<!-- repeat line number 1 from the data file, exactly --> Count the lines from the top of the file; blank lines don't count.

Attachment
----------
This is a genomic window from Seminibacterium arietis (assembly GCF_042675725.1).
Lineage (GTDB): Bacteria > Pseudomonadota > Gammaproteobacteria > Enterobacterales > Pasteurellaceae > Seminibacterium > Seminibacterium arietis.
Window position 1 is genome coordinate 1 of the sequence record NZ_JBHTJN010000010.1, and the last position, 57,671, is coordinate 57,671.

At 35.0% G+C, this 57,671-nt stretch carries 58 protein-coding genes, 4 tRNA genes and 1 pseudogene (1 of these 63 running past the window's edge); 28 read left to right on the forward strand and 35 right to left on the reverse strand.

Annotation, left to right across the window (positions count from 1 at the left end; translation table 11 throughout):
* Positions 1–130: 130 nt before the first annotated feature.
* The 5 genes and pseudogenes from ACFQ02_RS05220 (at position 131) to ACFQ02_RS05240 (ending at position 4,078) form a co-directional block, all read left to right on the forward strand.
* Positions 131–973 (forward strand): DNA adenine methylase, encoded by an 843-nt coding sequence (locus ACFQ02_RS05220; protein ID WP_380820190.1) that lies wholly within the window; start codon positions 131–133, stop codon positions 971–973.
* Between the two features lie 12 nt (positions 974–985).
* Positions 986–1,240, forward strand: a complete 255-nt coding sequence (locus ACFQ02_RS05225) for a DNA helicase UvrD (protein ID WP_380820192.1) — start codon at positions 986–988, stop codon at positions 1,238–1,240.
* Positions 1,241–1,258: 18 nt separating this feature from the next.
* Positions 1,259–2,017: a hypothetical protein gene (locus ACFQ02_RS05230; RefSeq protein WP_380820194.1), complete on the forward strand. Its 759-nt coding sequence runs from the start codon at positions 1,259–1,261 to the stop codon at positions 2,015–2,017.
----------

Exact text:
This is a genomic window from Seminibacterium arietis (assembly GCF_042675725.1).